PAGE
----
These days we are supposed to be agile, resilient, respectful, innovative, flexible, and if you are female, add a strong woman to the mix. I’ve heard the buzzword strong woman in recent years more often than I’ve had hairstyles and I’m still none the wiser. Of course, it’s never said, but implied that if you’re not resilient, strong and agile then somehow it’s your fault and you are a loser.
Of course, marketeers are very happy to have new buzzwords to play around with. The need for resilience can launch a thousand products. Anything really from deodorant to kale and linen to lipstick. Who doesn’t want resilient lipstick? It’s the lipstick of choice for strong women. Governments also love it. More mayhem, chaos, inconvenience plus a longer commute will just be absorbed by the population’s increased resilience. Hooray, win win. Governments can get away with cutting services, grinding down public transport, eroding parks and community facilities because the citizens are more resilient, agile and innovative. Never mind the extra 45 minutes standing up on the bus because the trains are out for ten months. Resilience people! Strong Women!
I wonder whether these words have crept into the zeitgeist because it’s the only way to get through the day let alone the year. Bombarded as we are with so much bad news, roadworks, austerity cuts during 27 years of economic growth that we are permanently just one stop away from a meltdown on a delayed train after a too-long day. Of course, these characteristics are useful personal qualities to have, but part of me thinks they sure as hell benefit the government as well. I wonder if public transport was upgraded, working hours reduced, community services restored and green spaces increased, if we would have a need for resilience and agility and empowerment. Something for a strong woman to ponder.
What is it about a splash of rain that makes Sydney drivers wet their pants?
A spot of rain and Sydney drivers act like a new life form has arrived on our shores, specifically our roads. Rain takes on biblical proportions, it’s like a plague of soggy locusts teeming down on all the land, which must be defeated by Team Australia, car by car, windscreen wiper by windscreen wiper.
When it rains, Sydney motorists, with their sad wet weather faces (a cross between dentist appointment face and airport queue face) take driving to new passive aggressive heights. They slow down, then weirdly speed up. Like they think the weather will be better on the M2 if only they could get there by driving fast through puddles.
Windsreen wipers sound like some kind of manic water feature. At traffic lights you can see a little windscreen wiper malfunction action going on, as drivers try to find which wiper does the back windscreen.
As for buses, a little rain and they get even more bumfuzzled than usual. They drive aggressively past entire bus stops filled with umbrellas but then they approach roundabouts slower than a wet week.
Of course, you can try to pretend that everything is fine, and turn on the radio. Only it doesn’t help. In a stroke of breathtaking originality, Sydney radio stations play any song mentioning rain on high rotation, just in case you hadn’t noticed IT’S RAINING!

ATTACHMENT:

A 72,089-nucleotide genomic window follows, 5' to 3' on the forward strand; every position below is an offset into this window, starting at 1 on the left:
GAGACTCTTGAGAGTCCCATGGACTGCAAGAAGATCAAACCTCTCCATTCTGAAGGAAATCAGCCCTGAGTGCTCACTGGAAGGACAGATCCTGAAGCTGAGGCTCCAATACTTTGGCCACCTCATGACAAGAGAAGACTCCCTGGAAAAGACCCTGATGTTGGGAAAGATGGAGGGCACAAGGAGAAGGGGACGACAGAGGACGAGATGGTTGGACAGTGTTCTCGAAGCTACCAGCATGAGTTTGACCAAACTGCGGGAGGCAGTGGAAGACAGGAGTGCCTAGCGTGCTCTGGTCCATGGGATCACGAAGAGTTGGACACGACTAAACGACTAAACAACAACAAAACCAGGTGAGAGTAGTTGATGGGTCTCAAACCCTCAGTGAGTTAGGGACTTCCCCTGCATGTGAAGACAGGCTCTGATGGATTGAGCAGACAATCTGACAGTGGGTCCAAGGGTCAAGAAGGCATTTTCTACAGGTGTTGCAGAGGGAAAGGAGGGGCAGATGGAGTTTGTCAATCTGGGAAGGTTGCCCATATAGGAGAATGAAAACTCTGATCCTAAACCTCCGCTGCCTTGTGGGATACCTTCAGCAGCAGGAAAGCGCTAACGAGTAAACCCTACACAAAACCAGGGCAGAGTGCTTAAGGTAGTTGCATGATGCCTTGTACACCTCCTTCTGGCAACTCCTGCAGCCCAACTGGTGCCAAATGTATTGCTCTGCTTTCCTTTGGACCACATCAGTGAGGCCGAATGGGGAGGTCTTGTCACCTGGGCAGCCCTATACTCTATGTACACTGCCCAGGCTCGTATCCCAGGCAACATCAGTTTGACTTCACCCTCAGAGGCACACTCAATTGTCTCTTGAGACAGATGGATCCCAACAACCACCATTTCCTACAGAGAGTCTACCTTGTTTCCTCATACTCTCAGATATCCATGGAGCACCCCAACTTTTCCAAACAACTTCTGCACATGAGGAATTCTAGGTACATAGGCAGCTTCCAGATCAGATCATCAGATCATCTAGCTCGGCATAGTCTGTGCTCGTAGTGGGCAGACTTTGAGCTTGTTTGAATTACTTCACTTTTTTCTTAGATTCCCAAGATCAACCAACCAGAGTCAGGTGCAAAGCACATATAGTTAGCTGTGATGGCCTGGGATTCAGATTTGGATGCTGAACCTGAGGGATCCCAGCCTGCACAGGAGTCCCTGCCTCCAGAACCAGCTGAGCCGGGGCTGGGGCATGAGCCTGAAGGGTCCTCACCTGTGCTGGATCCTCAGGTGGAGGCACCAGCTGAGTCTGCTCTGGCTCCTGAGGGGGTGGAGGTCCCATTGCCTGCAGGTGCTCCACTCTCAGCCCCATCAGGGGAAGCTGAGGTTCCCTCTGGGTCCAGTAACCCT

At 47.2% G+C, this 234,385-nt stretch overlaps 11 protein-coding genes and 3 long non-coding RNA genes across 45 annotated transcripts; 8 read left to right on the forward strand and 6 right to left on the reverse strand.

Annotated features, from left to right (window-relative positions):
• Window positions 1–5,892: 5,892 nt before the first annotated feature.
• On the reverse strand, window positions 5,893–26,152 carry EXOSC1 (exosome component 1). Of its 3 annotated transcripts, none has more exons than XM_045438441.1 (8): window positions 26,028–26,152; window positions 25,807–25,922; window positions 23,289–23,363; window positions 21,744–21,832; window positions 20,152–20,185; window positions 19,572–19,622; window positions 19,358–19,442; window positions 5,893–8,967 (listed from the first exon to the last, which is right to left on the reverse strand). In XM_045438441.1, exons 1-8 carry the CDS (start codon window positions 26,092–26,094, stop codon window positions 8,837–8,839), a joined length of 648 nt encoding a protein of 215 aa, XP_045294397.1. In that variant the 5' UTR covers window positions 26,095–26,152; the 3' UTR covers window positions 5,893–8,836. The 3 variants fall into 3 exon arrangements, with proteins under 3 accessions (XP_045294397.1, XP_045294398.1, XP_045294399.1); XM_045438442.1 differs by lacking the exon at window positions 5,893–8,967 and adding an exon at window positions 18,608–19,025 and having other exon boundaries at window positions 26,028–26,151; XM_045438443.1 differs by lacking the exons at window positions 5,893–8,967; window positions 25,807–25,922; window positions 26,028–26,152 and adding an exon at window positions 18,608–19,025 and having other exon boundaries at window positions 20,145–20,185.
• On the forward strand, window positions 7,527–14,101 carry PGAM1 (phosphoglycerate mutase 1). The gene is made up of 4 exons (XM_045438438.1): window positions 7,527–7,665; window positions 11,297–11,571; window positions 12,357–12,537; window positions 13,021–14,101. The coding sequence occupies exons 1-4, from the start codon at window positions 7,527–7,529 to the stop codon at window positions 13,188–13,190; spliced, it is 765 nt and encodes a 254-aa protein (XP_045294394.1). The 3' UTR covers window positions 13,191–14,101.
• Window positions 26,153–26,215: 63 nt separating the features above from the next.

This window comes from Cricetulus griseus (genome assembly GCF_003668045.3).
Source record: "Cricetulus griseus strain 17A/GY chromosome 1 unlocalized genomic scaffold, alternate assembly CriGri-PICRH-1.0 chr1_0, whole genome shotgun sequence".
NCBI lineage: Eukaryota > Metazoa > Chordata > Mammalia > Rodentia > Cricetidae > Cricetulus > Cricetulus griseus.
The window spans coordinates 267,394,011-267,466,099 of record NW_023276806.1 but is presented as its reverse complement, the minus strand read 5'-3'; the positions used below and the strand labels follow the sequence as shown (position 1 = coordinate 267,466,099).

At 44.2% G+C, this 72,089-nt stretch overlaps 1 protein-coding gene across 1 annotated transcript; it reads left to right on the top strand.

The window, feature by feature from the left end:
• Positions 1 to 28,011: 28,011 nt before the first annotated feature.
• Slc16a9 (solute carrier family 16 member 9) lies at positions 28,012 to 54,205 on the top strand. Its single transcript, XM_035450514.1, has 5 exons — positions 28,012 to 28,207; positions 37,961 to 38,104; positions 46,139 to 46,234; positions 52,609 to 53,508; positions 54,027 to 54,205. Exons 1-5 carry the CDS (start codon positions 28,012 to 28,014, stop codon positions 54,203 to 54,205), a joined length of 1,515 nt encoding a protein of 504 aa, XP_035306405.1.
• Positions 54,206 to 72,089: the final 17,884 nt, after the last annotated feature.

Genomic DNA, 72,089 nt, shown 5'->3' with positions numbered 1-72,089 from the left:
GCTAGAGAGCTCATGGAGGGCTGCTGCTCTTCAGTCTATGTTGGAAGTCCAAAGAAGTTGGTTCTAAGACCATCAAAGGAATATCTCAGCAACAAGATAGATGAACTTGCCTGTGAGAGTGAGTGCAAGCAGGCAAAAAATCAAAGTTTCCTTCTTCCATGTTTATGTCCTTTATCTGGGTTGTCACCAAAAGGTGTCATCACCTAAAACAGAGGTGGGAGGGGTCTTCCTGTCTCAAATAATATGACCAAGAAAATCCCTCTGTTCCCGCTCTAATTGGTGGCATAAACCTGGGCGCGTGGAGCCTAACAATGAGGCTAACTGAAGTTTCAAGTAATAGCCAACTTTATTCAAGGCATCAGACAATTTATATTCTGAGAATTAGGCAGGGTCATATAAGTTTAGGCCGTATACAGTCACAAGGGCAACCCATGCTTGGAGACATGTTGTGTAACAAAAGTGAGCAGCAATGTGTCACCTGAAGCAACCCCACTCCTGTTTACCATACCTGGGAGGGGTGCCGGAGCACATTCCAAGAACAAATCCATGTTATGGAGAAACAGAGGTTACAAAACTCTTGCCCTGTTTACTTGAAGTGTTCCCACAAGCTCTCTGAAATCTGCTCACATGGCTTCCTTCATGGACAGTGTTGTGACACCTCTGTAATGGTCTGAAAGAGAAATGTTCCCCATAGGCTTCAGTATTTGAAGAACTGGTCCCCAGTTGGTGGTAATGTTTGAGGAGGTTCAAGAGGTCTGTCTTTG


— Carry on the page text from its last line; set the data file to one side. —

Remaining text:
There’s only so many times I can listen to Belinda Carlisle’s Summer Rain. There’s only so much a girl can take of It’s Raining Men. Especially when I have on my wet weather face combined with my rain hair, which I have to go and fix up now. But that’s a whole other blog.
For twenty years, give or take, there have been roadworks on the way from Sydney to Katoomba. It doesn’t matter what year, what season or what economic crisis of the day is going on, the road to Katoomba is well, not exactly paved with good intentions. All I can say is thank goodness there is hot chocolate at the end, otherwise I would never get there.
It starts at the base of the mountains when Emu Plains morphs into Emu Heights and then becomes the lower mountains. The road narrows, turns from three to two then one lanes, then tantalizingly back to two lanes again until the next traffic lights whereupon lo, roadworks signs appear again and the traffic crawls.
It’s hard to believe that after 20 years they still haven’t got the Blue Mountains right. Blaxland, Wentworth and Lawson managed to do it in a week, so why can’t we figure it out.
Sometimes I think it must be a plot by the Katoomba Council Workers Union to have an excuse to lay around smoking on the side of the road all day. Sometimes I think it is a Blue Mountains passive aggressive community plan to keep the mountains for the mountaineers. Either way, fix the road Barry O’Farrell! And start mixing that hot chocolate.
You know the scenario. You’re going to a new place at night, let’s call it a restaurant in a place you’re not familiar with. You check the website about parking. No problem, the website asures you in that bright breezy website speak. There’s plenty of street parking or you can park in the supermarket carpark opposite.
Hooray! Potential parking nightmare solved. You drive to the place, spot the restaurant and as for parking – forget about it. It’s like Bethlehem at Christmas time – only you’ll need more than a very bright star and a vat of myrrh to find a park for anything larger than a unicycle.
And supermarket opposite? Well opposite turns out to mean down the street, to the left, hang right and round a roundabout. In other words … you’ll never find it.
We all know that Sydney is an overrated, overparked city. So … don’t make out on the webite that parking is a cinch. Because it’s not, and it kind of puts a dampener on the night that can’t be fixed by alcohol. Because at some point you know that you’ll have to be sober enough to perform a 16 point turn to wedge your car out of the strangulated demi carspot you found 5 kilometres away.